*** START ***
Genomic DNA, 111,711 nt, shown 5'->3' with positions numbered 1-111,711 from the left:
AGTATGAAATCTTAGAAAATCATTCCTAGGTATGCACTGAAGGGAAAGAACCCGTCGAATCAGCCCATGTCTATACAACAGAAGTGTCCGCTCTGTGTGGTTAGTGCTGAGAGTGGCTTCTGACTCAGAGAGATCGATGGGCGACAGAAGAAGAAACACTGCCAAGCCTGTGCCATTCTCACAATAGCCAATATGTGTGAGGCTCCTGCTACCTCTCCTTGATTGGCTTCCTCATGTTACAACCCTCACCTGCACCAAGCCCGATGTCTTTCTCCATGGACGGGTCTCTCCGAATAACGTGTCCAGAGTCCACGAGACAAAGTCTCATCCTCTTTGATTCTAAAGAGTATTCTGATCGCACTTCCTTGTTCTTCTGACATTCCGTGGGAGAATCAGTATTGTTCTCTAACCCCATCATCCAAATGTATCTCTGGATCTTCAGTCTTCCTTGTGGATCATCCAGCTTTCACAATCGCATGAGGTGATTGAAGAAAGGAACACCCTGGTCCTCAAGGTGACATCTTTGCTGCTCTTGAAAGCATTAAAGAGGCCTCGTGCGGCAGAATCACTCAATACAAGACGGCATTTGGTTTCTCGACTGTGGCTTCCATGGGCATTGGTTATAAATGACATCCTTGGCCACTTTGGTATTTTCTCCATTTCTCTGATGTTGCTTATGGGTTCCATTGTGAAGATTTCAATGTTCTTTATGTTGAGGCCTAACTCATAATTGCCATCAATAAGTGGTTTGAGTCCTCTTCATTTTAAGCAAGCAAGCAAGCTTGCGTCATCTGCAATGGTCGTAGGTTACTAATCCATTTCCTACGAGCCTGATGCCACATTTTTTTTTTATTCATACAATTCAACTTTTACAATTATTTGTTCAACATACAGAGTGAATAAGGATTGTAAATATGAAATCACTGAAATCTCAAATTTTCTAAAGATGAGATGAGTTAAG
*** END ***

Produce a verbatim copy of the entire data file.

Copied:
Genomic DNA, 111,711 nt, shown 5'->3' with positions numbered 1-111,711 from the left:
AGTATGAAATCTTAGAAAATCATTCCTAGGTATGCACTGAAGGGAAAGAACCCGTCGAATCAGCCCATGTCTATACAACAGAAGTGTCCGCTCTGTGTGGTTAGTGCTGAGAGTGGCTTCTGACTCAGAGAGATCGATGGGCGACAGAAGAAGAAACACTGCCAAGCCTGTGCCATTCTCACAATAGCCAATATGTGTGAGGCTCCTGCTACCTCTCCTTGATTGGCTTCCTCATGTTACAACCCTCACCTGCACCAAGCCCGATGTCTTTCTCCATGGACGGGTCTCTCCGAATAACGTGTCCAGAGTCCACGAGACAAAGTCTCATCCTCTTTGATTCTAAAGAGTATTCTGATCGCACTTCCTTGTTCTTCTGACATTCCGTGGGAGAATCAGTATTGTTCTCTAACCCCATCATCCAAATGTATCTCTGGATCTTCAGTCTTCCTTGTGGATCATCCAGCTTTCACAATCGCATGAGGTGATTGAAGAAAGGAACACCCTGGTCCTCAAGGTGACATCTTTGCTGCTCTTGAAAGCATTAAAGAGGCCTCGTGCGGCAGAATCACTCAATACAAGACGGCATTTGGTTTCTCGACTGTGGCTTCCATGGGCATTGGTTATAAATGACATCCTTGGCCACTTTGGTATTTTCTCCATTTCTCTGATGTTGCTTATGGGTTCCATTGTGAAGATTTCAATGTTCTTTATGTTGAGGCCTAACTCATAATTGCCATCAATAAGTGGTTTGAGTCCTCTTCATTTTAAGCAAGCAAGCAAGCTTGCGTCATCTGCAATGGTCGTAGGTTACTAATCCATTTCCTACGAGCCTGATGCCACATTTTTTTTTTATTCATACAATTCAACTTTTACAATTATTTGTTCAACATACAGAGTGAATAAGGATTGTAAATATGAAATCACTGAAATCTCAAATTTTCTAAAGATGAGATGAGTTAAG